From Art Nouveau to the Bauhaus: How Home Interiors Looked in Popular Art Movements
Art has always been a means for people to connect with space, and art movements have served as a platform for exploring new relationships with architecture. By incorporating art into buildings and interior spaces, they have been transformed, resulting in a fusion that creates beautiful, inspiring, and spiritually uplifting environments. Throughout history, various art movements, such as the Renaissance in the 17th century, Baroque in the 18th century, and Art Nouveau, Art Déco, and Bauhaus in the early 20th century, have had a significant impact on architecture. Architects drew inspiration from the ideals, concepts, stylistic approaches, and techniques of these movements, using them to create large-scale habitable structures. As the home is a fundamental expression of an architectural movement and the simplest canvas to exhibit the artistic ethos of any particular era, studying the interior spaces of houses provides a detailed picture of art’s influence on spatial organization, furniture design, product patterns, and user interaction.
Art Nouveau, Art Déco, and Bauhaus are art movements that emerged simultaneously in the late 19th and early 20th centuries as frameworks for architecture to respond to the industrial age. By exploring their relationships with architecture through home interior spaces, we can draw comparisons and distinctions between how each movement responded to the quest for new spatial experiences.
5 Art Movements that Influenced Architecture
1890s – 1920s
Art Nouveau and Art Déco were two powerful movements that dominated the worlds of fine art, design, and architecture at the turn of the 20th century. While Art Déco was more geometric and modernist, Art Nouveau was inspired by nature, featuring sinuous lines and organic shapes. It considered art to be a conceptual whole, searching for harmony in every element of a structure, from its walls and windows to its door handles, furniture, and decorative flourishes.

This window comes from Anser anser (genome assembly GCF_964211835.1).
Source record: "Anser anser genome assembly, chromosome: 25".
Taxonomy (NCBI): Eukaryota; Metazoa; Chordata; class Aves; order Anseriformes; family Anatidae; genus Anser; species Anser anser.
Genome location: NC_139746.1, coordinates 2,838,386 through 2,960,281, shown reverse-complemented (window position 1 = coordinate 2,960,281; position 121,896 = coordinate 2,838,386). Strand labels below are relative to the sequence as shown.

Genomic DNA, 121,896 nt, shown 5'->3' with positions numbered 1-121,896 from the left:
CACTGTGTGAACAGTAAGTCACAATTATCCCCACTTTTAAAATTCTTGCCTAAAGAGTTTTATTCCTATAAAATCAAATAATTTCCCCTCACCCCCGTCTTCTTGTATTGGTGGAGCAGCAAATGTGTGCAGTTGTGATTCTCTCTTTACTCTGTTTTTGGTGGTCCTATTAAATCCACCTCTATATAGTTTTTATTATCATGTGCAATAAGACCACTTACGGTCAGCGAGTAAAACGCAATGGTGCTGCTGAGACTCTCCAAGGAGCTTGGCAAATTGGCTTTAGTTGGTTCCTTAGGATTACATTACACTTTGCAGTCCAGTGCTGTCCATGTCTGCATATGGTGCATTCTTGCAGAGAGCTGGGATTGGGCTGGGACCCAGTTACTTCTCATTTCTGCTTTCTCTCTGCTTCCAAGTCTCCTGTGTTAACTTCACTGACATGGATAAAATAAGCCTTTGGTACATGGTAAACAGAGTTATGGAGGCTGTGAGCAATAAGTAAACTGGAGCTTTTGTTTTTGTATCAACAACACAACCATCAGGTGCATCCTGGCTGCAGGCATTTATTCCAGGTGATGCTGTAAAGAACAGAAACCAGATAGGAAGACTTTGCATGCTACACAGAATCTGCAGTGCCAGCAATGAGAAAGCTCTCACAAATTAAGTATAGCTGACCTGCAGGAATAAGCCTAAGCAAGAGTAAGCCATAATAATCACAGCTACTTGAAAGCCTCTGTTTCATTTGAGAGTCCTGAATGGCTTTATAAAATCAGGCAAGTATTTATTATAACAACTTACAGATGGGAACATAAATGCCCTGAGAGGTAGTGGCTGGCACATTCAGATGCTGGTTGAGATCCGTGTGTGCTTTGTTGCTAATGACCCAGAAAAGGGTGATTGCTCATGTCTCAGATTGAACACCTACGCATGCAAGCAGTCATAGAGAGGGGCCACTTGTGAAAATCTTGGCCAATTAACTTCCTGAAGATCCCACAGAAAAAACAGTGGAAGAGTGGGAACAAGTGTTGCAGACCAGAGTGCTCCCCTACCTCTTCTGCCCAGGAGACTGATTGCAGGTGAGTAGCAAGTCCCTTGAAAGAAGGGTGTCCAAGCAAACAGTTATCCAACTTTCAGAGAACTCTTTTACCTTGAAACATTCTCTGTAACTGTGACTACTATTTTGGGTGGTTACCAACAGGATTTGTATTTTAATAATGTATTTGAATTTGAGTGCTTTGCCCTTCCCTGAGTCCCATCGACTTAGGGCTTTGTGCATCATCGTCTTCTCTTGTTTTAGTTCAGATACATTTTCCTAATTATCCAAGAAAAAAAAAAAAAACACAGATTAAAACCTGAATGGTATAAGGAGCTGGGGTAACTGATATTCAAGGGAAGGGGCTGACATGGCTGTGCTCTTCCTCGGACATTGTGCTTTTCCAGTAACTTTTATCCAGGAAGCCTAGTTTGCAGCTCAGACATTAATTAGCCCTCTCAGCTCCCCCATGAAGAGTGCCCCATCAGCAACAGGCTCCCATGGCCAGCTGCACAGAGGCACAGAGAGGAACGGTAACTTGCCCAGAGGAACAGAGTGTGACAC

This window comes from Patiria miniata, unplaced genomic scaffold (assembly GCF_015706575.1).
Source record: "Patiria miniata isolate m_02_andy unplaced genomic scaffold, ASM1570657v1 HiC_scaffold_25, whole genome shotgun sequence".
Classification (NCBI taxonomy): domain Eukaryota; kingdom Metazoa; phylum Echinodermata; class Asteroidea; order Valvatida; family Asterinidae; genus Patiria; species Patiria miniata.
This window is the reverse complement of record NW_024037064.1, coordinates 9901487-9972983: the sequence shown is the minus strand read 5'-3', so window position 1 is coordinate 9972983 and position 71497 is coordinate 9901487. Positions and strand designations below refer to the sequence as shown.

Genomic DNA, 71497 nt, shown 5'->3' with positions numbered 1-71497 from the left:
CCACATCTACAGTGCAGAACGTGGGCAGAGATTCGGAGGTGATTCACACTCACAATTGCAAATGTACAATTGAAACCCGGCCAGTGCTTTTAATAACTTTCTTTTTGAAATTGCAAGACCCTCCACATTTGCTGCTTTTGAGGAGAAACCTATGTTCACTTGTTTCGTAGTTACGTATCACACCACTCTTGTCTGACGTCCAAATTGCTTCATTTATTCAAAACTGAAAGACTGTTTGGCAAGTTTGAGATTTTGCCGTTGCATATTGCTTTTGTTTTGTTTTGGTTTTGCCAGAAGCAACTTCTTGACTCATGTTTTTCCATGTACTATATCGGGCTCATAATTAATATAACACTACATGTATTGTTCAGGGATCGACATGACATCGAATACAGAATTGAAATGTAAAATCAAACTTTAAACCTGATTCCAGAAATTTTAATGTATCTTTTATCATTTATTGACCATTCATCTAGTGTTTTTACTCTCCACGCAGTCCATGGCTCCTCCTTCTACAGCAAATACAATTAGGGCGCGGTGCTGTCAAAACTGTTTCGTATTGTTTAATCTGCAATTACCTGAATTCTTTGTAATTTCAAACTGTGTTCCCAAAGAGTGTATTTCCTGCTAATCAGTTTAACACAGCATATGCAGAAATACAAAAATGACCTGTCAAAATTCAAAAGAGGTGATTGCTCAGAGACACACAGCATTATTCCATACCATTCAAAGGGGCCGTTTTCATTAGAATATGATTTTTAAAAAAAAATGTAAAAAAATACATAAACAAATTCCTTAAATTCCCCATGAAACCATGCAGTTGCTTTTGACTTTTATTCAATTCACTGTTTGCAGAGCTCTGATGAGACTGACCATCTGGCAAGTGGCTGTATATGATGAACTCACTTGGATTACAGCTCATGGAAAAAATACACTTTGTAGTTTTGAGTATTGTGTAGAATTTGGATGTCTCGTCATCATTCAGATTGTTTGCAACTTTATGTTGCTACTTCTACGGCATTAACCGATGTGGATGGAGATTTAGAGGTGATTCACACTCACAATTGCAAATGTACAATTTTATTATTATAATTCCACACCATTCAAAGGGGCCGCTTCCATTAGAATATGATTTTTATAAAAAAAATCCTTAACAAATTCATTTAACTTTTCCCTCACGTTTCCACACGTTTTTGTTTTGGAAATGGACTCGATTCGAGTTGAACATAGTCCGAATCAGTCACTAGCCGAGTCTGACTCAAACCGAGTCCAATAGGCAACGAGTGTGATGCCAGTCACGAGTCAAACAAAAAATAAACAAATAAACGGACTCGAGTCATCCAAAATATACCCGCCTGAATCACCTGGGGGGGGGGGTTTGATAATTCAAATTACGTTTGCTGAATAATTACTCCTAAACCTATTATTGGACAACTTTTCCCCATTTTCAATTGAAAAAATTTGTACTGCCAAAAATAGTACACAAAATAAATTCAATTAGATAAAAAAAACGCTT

In interior spaces, the movement featured subtle curves and flowing lines, often with needlessly ornamental furniture pieces and surface decorations. Furniture was centered within spatial patterns, crafted with bold curved forms, and adorned with a high level of detail, where complex motifs were prevalent. These motifs included natural themes like flowers, leaves, vines, wings, trees, bumblebees, butterflies, and a variety of fauna. Every other element of the room was designed to complement and focus on the main furniture, and its floral detail extended to floorings, ceilings, lamps, or products such as cutlery in dining spaces.
Victor Horta’s house in Brussels, which was built in 1898, is a prime example of Art Nouveau in interior spaces. The undulating asymmetrical lines, thin growing columns, and arches on doorways, balustrades with intricate curves, floral patterns on wallpapers and murals, create a joyful feeling for users within the space. The use of stained glass further accentuates this, controlling light from windows, inlays, lampshades, and wall sconces, creating a feeling of celebration.
1910s – 1940s